A new insight into cell signals that control cancer growth and migration could help in the search for effective anti-cancer drugs. A team of researchers has revealed key biochemical processes that advance our understanding of colorectal cancer, the third most common cancer among Canadians.
Using the CMCF beamline at the Canadian Light Source (CLS) at the University of Saskatchewan, scientists from McGill University and Osaka University in Japan were able to unlock the behavior of an enzyme involved in the spread of cancer cells. The team found that there is a delicate interaction between the enzyme, PRL3, and another protein that moves magnesium in and out of cells. This interaction is crucial to colorectal cancer growth.
“These enzymes were first seen in liver cells that were activated to start growing, so somehow they act as a growth signal,” said McGill biochemistry professor and corresponding author Dr. Kalle Gehring.
It was generally believed that PRL3 proteins acted as enzymes to control cancer cells. Therefore, it came as a surprise when Gehring and his team found that a mutation that leads to a loss of the enzyme activity still maintained the same influence over cancer growth and migration. “What our new paper showed is that a second activity of PRL3, control of a magnesium transporter, is the signal that instructs the cancer to travel to other parts of the body. It was very exciting that the mutant protein that has no catalytic activity, but still binds very tightly to magnesium transport proteins, turned out to be as oncogenic as the wild-type protein,” said Gehring.
The team’s findings call into question long-standing hypotheses about the role PRL3 plays in the spread of cancer and indicate that the binding mechanism is somehow key.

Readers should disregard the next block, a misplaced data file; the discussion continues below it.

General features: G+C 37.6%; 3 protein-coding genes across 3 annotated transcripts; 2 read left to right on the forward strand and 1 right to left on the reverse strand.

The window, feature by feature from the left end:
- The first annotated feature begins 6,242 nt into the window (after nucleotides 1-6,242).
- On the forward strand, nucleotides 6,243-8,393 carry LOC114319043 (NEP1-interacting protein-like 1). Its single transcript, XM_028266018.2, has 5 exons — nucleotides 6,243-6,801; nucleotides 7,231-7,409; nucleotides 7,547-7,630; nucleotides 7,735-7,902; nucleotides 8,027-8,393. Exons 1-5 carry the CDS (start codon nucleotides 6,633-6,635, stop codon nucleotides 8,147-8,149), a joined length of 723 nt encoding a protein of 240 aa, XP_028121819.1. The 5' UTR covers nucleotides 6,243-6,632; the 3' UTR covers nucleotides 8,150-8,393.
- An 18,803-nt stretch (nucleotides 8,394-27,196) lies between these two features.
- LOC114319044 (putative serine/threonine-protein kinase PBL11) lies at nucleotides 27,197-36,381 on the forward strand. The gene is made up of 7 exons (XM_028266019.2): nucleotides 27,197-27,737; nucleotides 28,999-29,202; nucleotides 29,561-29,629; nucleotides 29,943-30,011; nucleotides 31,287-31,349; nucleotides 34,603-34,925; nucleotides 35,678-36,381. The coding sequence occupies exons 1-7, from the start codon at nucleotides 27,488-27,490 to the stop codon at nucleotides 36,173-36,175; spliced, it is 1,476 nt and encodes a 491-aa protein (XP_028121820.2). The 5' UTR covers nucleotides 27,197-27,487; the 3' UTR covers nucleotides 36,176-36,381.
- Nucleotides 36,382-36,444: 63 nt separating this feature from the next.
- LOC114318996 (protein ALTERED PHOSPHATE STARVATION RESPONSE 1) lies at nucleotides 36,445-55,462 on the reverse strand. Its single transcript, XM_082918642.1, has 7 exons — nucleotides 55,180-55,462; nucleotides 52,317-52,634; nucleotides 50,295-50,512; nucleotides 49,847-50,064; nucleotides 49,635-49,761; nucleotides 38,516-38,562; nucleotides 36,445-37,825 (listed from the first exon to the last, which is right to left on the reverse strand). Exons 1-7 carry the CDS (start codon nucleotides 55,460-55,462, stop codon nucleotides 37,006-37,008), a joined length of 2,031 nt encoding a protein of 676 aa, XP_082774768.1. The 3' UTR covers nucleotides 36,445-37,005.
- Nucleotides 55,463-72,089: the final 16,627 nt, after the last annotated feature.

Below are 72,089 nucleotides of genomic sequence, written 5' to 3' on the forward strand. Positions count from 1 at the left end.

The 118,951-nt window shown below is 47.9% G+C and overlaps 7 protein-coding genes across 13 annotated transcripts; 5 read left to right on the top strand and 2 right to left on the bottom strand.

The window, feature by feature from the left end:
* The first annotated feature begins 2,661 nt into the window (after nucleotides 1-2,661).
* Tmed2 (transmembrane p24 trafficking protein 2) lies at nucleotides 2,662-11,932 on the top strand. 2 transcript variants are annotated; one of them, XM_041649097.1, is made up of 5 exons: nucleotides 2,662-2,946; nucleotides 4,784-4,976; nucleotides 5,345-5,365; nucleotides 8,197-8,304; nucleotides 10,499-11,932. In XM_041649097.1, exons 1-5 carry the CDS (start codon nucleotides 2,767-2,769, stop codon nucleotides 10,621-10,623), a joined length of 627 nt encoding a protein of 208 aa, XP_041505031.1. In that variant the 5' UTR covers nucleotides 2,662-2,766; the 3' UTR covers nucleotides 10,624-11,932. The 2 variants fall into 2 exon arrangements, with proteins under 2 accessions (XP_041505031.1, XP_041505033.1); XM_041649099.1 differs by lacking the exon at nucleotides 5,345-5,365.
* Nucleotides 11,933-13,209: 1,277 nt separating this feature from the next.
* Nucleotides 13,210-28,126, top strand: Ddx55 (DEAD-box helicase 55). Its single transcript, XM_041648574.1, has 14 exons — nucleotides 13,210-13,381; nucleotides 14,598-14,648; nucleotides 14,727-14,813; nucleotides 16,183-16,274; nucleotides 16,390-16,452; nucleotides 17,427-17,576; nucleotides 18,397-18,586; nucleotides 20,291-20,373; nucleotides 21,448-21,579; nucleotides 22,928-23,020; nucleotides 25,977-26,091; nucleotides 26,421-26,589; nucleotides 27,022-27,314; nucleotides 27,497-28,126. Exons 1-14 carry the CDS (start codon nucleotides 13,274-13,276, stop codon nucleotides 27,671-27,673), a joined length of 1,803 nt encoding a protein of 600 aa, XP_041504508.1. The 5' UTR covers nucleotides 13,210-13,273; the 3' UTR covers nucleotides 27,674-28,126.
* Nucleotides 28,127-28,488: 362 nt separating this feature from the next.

Understanding the growth and spread of cancer is crucial to successfully treating the disease. The team’s findings, published in the Journal of Biological Chemistry, could help to refocus cancer drug development and drug screening processes.
Pseudoenzymes are not pseudoscience
Pseudoenzymes are enzymes that have lost their chemical function but retain the binding and recognition of other proteins. The team found that changing a single amino acid (the building blocks of proteins) sufficed to turn PRL3 into a pseudoenzyme. Tests in mice showed the mutant protein still promoted cancer spread (metastasis) even without enzyme activity.
“I like to call PRL3 a pseudo pseudophosphatase,” said Gehring. “The natural protein does have phosphatase activity, but we don’t know why.”
Understanding that binding the magnesium transporters and not the enzyme’s catalytic activity influences cancer growth and migration signaling is key information for identifying novel compounds to prevent cancer spread. Current drug screening against PRL3 has focused on identifying compounds that block phosphatase activity. By testing the wrong function, the screens may have missed other compounds of therapeutic interest. Shifting the focus to the enzyme’s ability to bind to magnesium transporters is one way to help companies identify better therapeutics for cancer through drug screening methods.
Future work at the CLS will include more detailed studies on the role of the magnesium transporter and its interactions with PRL3. Gehring said he and his team members are big supporters of the synchrotron and its contribution to furthering their research.
Reference: Kozlov, Guennadi, et al. (2020). PRL3 pseudophosphatase activity is necessary and sufficient to promote metastatic growth. Journal of Biological Chemistry. DOI: 10.1074/jbc.RA120.014464.
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